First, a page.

pulling out of NAFTA, the Transpacific Partnership, I could go on and on. The very version of America first is something that was first used, by pro-Nazis in the 1930s. So many of us don’t believe that it was by
accident that that term is being used. And there is deep concern, um, not unlike
the Tweets or the re-Tweets that occurred overnight, if you saw that, that the President of the United States is open to, if not actively supportive of, white nationalism and neo-Nazi groups. It’s not a pretty sight for many of us; let’s
just say, um, and at the same time, um, we all need to work toward a common future. The divisions in the US are very challenging, particularly in Congress, to have anything accomplished between the Democrats and the Republicans. I should say the Republicans themselves are splintered, which is why there’s been very little legislative achievement in the past
year. And the Democrats are still split between
the Bernie Sanders progressive wing and the more moderate wing. Hilary Clinton no longer has really any influence and the publication of her book I don’t think helped much in terms of the support from the Democratic Party. That being said, there are people worried
that, is there an alternative, um, if you saw the New Yorker article on the Vice President, there are those who would say that, um, the devil that you know may be better than the
one you don’t know. So, in that environment, let me speak about
the Department of Education with whom I work and have worked for some time. Betsy DeVos, you may know is the Secretary, her background is that she is that she is a billionaire, um, and worked very assiduously in Michigan to bring federal, or excuse me, State funds for charter schools, uh, for Christian charter schools, uh, public funds, and was able to get passed an experiment where in
Detroit charter schools were opened up with, um, it depends on who’s research you follow, some say they were successful and some say highly unsuccessful. She has no experience in public policy and
education at a national level, nor any experience whatsoever with higher education. I do know people who have talked with her
and she openly acknowledges that. And it is clear that higher education is neither her priority nor is it President Trump’s. Most recently, um, at a talk, she questioned
our continuing policy to promote degrees, um, there has been a deliberate effort to
overturn every Obama regulation of the last eight years and one of the things that President Obama made as a national priority was to move our degree holder rate of adults in the US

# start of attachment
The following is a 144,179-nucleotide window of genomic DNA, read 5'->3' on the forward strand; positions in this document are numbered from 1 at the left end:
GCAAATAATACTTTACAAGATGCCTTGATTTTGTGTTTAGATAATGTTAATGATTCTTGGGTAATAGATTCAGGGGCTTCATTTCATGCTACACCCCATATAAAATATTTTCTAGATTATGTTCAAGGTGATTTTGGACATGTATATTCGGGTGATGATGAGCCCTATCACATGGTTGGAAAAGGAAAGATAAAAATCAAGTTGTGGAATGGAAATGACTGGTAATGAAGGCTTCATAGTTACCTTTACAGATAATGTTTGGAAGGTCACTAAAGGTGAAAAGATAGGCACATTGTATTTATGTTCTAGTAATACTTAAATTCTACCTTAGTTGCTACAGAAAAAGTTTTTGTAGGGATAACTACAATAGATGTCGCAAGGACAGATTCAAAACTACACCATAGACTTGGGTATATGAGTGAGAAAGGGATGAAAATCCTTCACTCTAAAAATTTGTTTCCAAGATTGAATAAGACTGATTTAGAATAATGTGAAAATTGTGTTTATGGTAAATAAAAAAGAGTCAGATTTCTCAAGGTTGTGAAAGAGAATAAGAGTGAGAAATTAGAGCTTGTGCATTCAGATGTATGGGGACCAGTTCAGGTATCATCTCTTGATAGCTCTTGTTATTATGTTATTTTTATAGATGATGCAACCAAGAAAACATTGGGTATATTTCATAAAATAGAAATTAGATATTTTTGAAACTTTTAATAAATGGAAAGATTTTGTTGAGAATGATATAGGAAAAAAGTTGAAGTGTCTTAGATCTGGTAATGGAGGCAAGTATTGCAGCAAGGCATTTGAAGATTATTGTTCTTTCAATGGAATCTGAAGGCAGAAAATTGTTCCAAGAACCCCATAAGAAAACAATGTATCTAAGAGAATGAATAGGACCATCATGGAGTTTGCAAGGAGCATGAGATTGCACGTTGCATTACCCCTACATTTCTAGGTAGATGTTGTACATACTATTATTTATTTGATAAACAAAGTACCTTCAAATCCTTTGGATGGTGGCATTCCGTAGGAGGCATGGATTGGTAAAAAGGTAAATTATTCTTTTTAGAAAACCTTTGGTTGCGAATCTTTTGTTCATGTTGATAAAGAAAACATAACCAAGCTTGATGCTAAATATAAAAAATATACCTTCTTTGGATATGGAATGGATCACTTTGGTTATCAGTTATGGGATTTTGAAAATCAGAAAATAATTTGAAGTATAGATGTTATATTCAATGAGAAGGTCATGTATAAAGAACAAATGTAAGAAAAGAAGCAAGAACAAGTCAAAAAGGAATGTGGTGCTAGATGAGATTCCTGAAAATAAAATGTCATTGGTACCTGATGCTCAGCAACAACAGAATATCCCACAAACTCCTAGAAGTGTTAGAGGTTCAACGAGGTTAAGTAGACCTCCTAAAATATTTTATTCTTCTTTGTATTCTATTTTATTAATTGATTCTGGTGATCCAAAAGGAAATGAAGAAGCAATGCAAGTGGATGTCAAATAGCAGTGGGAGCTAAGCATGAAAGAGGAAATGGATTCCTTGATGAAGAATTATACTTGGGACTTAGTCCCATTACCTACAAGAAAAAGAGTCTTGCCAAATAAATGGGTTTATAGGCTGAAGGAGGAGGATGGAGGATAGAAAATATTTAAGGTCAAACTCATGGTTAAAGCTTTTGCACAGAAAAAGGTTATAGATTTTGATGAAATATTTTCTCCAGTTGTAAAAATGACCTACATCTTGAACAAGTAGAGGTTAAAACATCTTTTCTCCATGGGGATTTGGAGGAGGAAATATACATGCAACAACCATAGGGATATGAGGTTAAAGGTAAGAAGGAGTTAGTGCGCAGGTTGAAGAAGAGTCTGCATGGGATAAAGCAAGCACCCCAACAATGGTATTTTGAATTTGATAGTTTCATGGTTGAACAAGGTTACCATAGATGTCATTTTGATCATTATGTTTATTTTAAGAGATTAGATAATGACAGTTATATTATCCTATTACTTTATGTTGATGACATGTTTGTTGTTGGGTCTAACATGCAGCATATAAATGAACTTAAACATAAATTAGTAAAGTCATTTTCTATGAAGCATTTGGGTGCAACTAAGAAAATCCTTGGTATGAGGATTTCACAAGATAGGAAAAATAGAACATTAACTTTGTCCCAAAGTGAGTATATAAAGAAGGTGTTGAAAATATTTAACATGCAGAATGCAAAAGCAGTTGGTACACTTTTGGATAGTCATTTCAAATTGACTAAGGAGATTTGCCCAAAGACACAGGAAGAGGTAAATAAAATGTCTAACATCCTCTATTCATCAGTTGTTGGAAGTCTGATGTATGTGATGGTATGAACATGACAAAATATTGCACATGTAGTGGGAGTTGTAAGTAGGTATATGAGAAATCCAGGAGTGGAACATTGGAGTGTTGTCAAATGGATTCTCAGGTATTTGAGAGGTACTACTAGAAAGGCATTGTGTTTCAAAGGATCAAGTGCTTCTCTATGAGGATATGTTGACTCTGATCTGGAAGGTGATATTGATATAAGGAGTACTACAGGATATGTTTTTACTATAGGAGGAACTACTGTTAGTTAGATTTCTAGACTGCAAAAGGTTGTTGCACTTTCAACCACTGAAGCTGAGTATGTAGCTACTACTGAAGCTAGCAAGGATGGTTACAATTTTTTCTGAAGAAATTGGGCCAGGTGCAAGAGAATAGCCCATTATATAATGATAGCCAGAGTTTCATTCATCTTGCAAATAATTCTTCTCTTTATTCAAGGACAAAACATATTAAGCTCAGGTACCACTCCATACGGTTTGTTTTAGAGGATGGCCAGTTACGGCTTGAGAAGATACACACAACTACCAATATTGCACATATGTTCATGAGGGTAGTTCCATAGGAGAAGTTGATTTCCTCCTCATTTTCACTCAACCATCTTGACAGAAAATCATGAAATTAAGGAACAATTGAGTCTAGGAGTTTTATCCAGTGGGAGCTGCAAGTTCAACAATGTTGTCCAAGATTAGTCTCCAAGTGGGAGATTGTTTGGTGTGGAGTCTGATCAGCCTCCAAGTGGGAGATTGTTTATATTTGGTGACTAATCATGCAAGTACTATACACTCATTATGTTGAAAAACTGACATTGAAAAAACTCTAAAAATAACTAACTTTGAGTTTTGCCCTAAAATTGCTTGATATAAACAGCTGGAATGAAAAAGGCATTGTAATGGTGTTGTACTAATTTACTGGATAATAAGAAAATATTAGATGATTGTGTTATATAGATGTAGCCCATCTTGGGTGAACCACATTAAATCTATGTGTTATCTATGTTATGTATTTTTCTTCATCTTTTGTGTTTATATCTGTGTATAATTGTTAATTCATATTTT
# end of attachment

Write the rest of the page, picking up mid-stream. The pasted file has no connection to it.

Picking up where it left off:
from under, slightly under 40% to 60% by 2020. We no longer hear anything about that goal
of increasing the number of degree holders. There is, um, one thing that the administration is very concerned about, which is jobs, jobs, blue-collar work particularly, whether it’s
in the coal country or in the, let’s call it the rust belt in the middle of the US. The challenge is that 90% of the jobs that
were created since the recession in 2008, 90% require a college degree, at least an
associate degree, many a Bachelors degree. The data is overwhelming about lifetime earnings, social mobility of those who hold a degree, it’s far greater than, the unemployment rate
for high school graduates is double that, uh, even as the unemployment rate has gone down, it has not gone down as much. The number of jobs are shrinking for those
without secondary higher education. So that is the, I should say other thing that
just came out was that, uh, we’re not sure how, whether this will be a trend, the United
States has been number one in terms of international enrolments, for the first time in 2016 those
enrolments went down largely, um, community colleges, which have been doing a lot of international recruiting and in Masters programmes. Over 80% of doctoral students in the sciences are international students in the US. I think a startling statistic about, we’re
training the scientists to leave the US, because there is really not as much a place for them
around key issues, as there was in the past. And of course we, along with many other countries, have proved or have moved to be against immigration, um, not only building a wall that President
Trump promised, promised on the southern border, uh, but also, um, the limitation of HP1 visas, which allows professionals to come in and to do work, primarily for Google and Apple
and the tech companies. I should say one other trend, um, one of the
things the Obama administration did was really, uh, focus on abuses, alleged abuses, in the
for-profit industry. At the time the for-profits were enrolling
about 12% of the student population and there were a number of very large, 100,000 plus,
publicly traded companies in the 1990s when the doors were opened and more for-profit